In The North Korean Revolution 1945-1950, Charles K. Armstrong argues that North Korea was not simply the result of an externally imposed communist system strictly controlled by the Soviet Union - and that Kim Il Sung was not a hand-picked Soviet puppet. Instead, he argues that North Korea, though created under the umbrella of the occupying Soviets, developed a uniquely Korean form of communism forged from the experiences of the various Korean communist groups that returned or re-emerged after liberation. Throughout the book, Armstrong strives to demonstrate the uniquely indigenous Korean aspects of the social formation of North Korea into a communist state - particularly those that contrast the Soviet national model and the type of socialism imposed more strongly on the Eastern European states.
Armstrong begins his argument by discussing how socialist endeavors at land reform in Manchuria amongst the large populations of ethnic Koreans directly influenced subsequent land reforms in North Korea after Soviet occupation. Armstrong uses this one example to illustrate that an indigenous communist movement not only existed in theory in colonial Korea, but also actually put their theories into practice amongst the ethnic Korean population of Manchuria. Armstrong also notes that this nascent Korean communist movement, that existed to a limited extent within Korea and also in other countries where Koreans emigrated to or fled, was neither created nor controlled by the Soviet Union. In fact, when Soviet forces occupied North Korea, they had no known communist groups with which they had contact. Also, Armstrong makes the claim that the Soviets did not necessarily plan on creating a communist state in the North - only a state that would be friendly with the Soviet Union and open up its economic resources. Further, the various communist groups that eventually poured back into Soviet-occupied Korea did not all have the same agenda and competed amongst each other for influence. Armstrong also strongly emphasizes in this book that Kim Il-Sung was not the hand-picked puppet leader of the Soviet authorities, but was rather a leader of one of the several returning communist factions who had to compete for his ultimate leadership of the North.
After making these significant points in his argument, Armstrong spends the rest of the book demonstrating how the communism that developed in North Korea from 1945 to 1950 was more a result of both traditional Korean Confucian traditions and the complex influence of oppression under and resistance to the Japanese colonial system than a result of an implementation of Soviet-style socialism. Armstrong also notes that North Korea had no real exposure to Western liberal ideals since it moved "directly from neo-Confucian monarchy to Japanese colonialism to Stalinism virtually without a break (6-7)." Finally, Armstrong shows throughout his book, and especially in the last few chapters, the influence of the anti-Japanese struggle on the formation of North Korea's unique brand of communism. With the rise of Kim Il-Sung's Kapsan guerilla faction to power, their experiences of continuous and desperate struggle against an almost omnipotent Japanese surveillance and security force directly informed their own policies of continual mass mobilization for war and the development of a widely-pervasive national surveillance infrastructure.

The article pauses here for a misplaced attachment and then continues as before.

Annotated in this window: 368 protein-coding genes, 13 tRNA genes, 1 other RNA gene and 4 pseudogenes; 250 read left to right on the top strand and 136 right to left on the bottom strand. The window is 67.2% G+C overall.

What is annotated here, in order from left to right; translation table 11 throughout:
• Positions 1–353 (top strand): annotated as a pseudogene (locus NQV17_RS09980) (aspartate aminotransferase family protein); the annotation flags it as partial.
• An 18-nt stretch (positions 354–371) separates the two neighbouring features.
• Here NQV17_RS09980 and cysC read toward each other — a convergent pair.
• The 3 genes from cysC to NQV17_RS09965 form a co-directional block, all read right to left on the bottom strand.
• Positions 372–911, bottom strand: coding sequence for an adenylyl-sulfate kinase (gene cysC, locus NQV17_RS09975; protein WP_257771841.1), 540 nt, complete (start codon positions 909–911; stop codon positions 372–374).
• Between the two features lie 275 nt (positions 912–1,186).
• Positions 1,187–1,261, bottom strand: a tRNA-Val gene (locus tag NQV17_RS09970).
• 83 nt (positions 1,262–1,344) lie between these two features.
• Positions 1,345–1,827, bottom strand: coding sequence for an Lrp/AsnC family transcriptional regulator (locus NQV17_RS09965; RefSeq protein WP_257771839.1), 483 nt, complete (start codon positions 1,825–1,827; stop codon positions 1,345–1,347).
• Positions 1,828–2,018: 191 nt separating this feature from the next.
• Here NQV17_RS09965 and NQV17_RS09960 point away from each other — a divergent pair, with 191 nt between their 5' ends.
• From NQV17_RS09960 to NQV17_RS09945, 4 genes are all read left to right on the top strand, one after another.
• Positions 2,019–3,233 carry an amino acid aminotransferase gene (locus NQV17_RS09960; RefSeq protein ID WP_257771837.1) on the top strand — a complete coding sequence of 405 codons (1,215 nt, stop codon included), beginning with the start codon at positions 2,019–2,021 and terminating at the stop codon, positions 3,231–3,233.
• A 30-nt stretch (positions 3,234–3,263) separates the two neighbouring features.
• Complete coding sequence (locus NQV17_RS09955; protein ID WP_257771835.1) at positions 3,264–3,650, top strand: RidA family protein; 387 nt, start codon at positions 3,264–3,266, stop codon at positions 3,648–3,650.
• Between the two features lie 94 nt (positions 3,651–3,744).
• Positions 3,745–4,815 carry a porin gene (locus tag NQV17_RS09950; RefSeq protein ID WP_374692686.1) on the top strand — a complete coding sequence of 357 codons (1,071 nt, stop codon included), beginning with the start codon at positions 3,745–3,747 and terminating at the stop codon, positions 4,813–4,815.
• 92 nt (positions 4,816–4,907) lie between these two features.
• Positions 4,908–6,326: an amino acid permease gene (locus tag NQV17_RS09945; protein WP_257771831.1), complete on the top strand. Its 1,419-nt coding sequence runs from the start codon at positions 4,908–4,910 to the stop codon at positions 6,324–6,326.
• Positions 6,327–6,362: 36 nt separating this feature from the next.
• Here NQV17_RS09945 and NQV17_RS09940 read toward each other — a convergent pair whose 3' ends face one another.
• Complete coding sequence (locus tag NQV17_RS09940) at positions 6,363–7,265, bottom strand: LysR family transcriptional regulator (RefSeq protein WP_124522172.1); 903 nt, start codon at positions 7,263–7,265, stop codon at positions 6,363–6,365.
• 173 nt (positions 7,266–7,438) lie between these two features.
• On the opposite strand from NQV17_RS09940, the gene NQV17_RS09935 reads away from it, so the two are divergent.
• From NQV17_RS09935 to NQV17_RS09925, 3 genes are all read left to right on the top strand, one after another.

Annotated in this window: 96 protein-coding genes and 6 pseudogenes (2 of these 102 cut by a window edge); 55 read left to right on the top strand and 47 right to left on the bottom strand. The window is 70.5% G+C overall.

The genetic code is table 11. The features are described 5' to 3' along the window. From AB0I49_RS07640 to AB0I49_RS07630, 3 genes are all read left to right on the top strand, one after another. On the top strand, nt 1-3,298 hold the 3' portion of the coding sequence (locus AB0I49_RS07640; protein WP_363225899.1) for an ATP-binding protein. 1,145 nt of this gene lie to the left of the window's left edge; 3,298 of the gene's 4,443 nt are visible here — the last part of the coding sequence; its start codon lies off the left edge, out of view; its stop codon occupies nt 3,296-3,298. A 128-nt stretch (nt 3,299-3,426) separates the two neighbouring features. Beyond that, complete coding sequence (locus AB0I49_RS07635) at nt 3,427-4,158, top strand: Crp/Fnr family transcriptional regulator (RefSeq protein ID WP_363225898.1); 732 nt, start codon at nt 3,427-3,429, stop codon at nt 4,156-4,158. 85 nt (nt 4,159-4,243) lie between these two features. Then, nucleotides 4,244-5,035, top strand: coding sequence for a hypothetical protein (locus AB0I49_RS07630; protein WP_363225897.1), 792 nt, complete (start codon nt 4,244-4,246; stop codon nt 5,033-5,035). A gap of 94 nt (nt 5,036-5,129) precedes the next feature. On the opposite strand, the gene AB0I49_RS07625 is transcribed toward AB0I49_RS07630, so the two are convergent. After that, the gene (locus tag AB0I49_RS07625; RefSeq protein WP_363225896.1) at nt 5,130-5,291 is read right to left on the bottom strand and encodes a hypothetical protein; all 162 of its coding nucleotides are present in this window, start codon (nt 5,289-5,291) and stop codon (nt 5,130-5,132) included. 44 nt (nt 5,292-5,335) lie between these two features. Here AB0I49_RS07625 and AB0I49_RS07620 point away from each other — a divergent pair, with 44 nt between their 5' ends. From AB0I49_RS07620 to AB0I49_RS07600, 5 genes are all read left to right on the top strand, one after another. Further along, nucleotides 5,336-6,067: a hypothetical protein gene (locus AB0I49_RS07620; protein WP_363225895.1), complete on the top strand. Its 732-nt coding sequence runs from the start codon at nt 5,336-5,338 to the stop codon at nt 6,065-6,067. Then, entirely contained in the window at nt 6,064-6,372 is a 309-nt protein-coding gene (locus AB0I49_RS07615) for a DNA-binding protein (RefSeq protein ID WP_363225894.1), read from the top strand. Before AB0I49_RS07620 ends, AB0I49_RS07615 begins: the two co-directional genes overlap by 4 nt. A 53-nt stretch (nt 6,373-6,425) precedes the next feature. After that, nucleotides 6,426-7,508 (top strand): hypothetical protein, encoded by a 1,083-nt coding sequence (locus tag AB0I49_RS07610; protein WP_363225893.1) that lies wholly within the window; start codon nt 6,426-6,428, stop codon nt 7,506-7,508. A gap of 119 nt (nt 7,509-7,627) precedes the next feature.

Armstrong bases his argument primarily on his research of North Korean documents covering the period 1945 to 1950 captured by American forces during the Korean War. According to Armstrong, more than 1.6 million North Korean documents are currently stored in the United States National Archives. While the use of these captured documents provides a level of insight and detail impossible to obtain from sources within North Korea itself, there are limitations to using these types of documents as primary sources. First of all, having been written by North Korea communists themselves, these writings undoubtedly strive to portray the Korean communists as having a great amount of political autonomy from Soviet occupation authorities - if for no other reason than nationalistic pride. Armstrong himself notes in his appendix on sources that he did not use any Russian-language sources from the same time period. This is a shame, since these documents could just as well have supported his argument - but they may also have contradicted it by revealing a more powerful and influential occupational authority than envisioned by Armstrong.
Therefore, Armstrong has probably painted an overly optimistic portrait of the "North Korean Revolution." But, this criticism aside, this book is a worthy addition to the library on modern Korean studies. I respect Armstrong's willingness to challenge traditional wisdom on the formation of the North Korean state and the true value of this book is found in this challenge. However, his reliance on captured North Korean documents as his primary source, without contrasting Russian-language sources from the same period, weaken his overall argument of the purely indigenous nature of North Korea's development into a communist state. With this said, I believe that Armstrong successfully demonstrated that North Korea was not simply a Soviet-created and supported puppet state - but he did not demonstrate well from his sources that, beyond just being there and allowing nascent communism to flower, that the Soviet Union did not have a more direct influence on the style of communism that developed in the young North Korean state.